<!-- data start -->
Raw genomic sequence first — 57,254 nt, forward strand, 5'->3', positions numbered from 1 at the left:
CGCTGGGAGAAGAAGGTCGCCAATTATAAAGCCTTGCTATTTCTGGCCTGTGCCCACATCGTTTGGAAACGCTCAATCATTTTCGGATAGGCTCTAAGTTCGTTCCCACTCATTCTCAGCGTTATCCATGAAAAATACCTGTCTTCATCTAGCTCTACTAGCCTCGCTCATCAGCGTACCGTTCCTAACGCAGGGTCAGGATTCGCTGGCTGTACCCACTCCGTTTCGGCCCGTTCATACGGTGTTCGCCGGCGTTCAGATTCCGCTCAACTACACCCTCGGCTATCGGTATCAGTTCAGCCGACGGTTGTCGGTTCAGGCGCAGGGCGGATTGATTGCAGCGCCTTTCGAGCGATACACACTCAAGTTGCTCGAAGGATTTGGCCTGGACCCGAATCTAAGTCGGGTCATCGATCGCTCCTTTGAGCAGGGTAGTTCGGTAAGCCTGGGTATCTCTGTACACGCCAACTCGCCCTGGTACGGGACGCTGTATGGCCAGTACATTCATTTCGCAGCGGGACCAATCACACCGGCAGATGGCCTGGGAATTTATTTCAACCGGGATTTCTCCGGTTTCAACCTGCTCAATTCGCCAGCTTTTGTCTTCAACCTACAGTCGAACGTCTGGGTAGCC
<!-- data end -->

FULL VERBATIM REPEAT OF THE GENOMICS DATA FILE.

Raw genomic sequence first — 57,254 nt, forward strand, 5'->3', positions numbered from 1 at the left:
CGCTGGGAGAAGAAGGTCGCCAATTATAAAGCCTTGCTATTTCTGGCCTGTGCCCACATCGTTTGGAAACGCTCAATCATTTTCGGATAGGCTCTAAGTTCGTTCCCACTCATTCTCAGCGTTATCCATGAAAAATACCTGTCTTCATCTAGCTCTACTAGCCTCGCTCATCAGCGTACCGTTCCTAACGCAGGGTCAGGATTCGCTGGCTGTACCCACTCCGTTTCGGCCCGTTCATACGGTGTTCGCCGGCGTTCAGATTCCGCTCAACTACACCCTCGGCTATCGGTATCAGTTCAGCCGACGGTTGTCGGTTCAGGCGCAGGGCGGATTGATTGCAGCGCCTTTCGAGCGATACACACTCAAGTTGCTCGAAGGATTTGGCCTGGACCCGAATCTAAGTCGGGTCATCGATCGCTCCTTTGAGCAGGGTAGTTCGGTAAGCCTGGGTATCTCTGTACACGCCAACTCGCCCTGGTACGGGACGCTGTATGGCCAGTACATTCATTTCGCAGCGGGACCAATCACACCGGCAGATGGCCTGGGAATTTATTTCAACCGGGATTTCTCCGGTTTCAACCTGCTCAATTCGCCAGCTTTTGTCTTCAACCTACAGTCGAACGTCTGGGTAGCC